New video of the ShutUp Gun in action

After the excitement generated by the SpeechJammer, a gun that quiets other people's speech, a video is posted to YouTube showing, for example, how a boring lecturer can be silenced.

Screenshot: Chris Matyszczyk/CNET

Loud screams of excitement have been heard ever since the revelation that two Japanese researchers had developed a gun that could stop people talking. Without killing them.

I wrote about this fascinating firearm only the other day.

Now the Japanese researchers who developed it are so excited by the excitement that they have released a YouTube video of the device.

And what a frisky little Colt .45 silencer it is.

Wired reports that the two creators, Kazutaka Kurihara at the National Institute of Advanced Industrial Science and Technology in Tskuba and Koji Tsukada at Ochanomizu University, are bemused at the sudden clamor about their prototype.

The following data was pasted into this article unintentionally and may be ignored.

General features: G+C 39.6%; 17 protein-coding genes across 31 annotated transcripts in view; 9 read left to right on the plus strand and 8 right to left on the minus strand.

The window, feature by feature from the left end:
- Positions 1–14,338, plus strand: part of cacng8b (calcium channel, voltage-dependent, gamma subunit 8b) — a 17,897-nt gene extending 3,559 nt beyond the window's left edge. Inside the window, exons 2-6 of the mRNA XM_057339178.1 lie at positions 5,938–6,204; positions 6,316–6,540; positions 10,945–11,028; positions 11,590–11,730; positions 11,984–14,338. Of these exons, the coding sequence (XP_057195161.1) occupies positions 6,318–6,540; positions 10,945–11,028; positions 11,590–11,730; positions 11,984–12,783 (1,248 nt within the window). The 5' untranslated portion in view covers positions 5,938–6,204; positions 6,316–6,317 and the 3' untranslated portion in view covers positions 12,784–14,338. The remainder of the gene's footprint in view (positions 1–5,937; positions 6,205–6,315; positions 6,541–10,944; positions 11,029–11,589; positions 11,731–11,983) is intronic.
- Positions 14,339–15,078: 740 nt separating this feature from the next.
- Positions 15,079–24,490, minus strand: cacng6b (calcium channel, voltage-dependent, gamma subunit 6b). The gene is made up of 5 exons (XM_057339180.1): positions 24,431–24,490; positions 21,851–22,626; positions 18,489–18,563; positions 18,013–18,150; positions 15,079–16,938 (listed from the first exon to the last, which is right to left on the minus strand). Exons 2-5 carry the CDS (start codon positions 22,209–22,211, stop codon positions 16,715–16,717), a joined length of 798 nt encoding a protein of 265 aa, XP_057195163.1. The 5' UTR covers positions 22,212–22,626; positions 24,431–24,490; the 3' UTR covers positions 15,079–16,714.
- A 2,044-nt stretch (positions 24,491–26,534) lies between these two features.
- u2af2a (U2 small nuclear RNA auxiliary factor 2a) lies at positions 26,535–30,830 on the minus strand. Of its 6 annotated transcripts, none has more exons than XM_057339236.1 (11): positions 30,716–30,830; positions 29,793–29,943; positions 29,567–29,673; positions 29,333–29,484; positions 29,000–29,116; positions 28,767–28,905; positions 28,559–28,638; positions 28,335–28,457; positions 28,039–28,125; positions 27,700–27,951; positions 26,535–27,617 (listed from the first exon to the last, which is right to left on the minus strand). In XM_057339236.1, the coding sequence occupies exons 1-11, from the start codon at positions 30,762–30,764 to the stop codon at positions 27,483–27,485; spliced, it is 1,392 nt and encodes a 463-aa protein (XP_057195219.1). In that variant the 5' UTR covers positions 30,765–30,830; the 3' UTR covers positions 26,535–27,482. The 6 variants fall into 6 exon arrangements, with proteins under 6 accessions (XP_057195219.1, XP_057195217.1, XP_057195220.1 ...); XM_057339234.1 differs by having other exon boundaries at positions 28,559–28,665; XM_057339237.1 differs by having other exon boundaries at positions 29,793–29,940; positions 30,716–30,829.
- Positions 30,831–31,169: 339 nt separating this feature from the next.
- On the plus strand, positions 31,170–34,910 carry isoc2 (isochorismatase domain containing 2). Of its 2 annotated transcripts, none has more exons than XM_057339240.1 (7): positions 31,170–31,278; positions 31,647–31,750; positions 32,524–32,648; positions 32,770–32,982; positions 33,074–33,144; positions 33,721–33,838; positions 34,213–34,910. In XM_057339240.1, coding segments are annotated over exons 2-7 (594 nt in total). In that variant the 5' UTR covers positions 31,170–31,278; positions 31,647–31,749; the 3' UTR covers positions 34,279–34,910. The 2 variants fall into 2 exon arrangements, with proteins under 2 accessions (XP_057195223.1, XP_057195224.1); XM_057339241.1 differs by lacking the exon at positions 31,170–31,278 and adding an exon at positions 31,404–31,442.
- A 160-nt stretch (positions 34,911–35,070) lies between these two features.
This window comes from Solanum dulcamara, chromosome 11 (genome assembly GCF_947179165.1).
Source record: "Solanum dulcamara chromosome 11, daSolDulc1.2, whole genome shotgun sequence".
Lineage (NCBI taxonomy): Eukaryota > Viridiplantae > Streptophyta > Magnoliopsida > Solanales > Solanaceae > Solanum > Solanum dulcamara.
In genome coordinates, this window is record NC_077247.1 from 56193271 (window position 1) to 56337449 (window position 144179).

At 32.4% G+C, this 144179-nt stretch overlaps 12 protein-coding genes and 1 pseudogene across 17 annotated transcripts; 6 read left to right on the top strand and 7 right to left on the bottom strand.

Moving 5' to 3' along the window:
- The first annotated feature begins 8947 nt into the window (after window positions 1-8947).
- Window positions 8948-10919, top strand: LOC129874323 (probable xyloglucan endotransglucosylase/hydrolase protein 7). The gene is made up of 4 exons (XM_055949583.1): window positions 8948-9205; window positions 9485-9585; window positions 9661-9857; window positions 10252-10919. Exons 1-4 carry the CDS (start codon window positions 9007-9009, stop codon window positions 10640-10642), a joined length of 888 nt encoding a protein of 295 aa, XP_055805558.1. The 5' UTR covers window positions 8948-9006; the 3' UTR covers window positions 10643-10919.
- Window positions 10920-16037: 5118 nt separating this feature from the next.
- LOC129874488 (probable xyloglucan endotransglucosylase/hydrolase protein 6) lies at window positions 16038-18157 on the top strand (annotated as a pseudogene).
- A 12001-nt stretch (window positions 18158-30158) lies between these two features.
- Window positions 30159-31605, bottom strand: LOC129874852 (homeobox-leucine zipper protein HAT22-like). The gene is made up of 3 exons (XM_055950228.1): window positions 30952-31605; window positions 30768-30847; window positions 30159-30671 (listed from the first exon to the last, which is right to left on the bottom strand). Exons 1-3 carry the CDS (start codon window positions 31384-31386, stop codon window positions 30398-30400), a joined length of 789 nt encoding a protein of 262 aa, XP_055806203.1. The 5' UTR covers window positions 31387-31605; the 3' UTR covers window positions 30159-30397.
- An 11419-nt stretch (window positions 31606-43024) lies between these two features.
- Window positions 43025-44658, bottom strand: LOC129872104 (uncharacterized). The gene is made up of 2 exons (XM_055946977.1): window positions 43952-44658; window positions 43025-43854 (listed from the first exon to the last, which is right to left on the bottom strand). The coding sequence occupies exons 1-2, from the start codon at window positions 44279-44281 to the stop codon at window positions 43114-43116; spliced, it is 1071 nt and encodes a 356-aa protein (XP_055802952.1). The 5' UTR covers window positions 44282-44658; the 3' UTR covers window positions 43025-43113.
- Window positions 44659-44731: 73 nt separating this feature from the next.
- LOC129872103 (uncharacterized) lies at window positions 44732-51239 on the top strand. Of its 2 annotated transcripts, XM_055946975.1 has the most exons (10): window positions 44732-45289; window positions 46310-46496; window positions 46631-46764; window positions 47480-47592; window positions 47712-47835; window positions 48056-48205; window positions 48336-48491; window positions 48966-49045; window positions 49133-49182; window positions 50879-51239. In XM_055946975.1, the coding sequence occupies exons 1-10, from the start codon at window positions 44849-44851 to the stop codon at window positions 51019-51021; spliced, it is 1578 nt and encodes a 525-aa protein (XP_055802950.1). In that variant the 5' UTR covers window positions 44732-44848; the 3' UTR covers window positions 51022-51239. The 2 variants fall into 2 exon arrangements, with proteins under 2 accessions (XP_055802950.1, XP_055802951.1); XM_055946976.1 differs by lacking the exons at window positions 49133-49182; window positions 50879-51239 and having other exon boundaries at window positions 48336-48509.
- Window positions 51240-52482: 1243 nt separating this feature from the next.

And yet this movie shows why this gun could be so good for social harmony in our ever-cluttered future.

A phone-natterer is neutered. A boring lecturer is hushed.

The gun itself is, in fact, merely a speaker and a microphone, both direction-sensitive, as well as a distance sensor, a motherboard, and a little cute code.

It operates on the principle of Delayed Auditory Feedback, replaying the speakers' words so soon after they have spoken them that they are disoriented. In a good way.

Perhaps the only drawback is that the SpeechJammer--or ShutUp Gun, as I prefer to call it--seems a little unwieldy.

Still, PCs were like that until Apple came along. Perhaps soon we will see these researchers do a deal with Cupertino and launch iShutYouUp.

I am sure that, in our turbulent times, it would have huge appeal for the silent majority.

 

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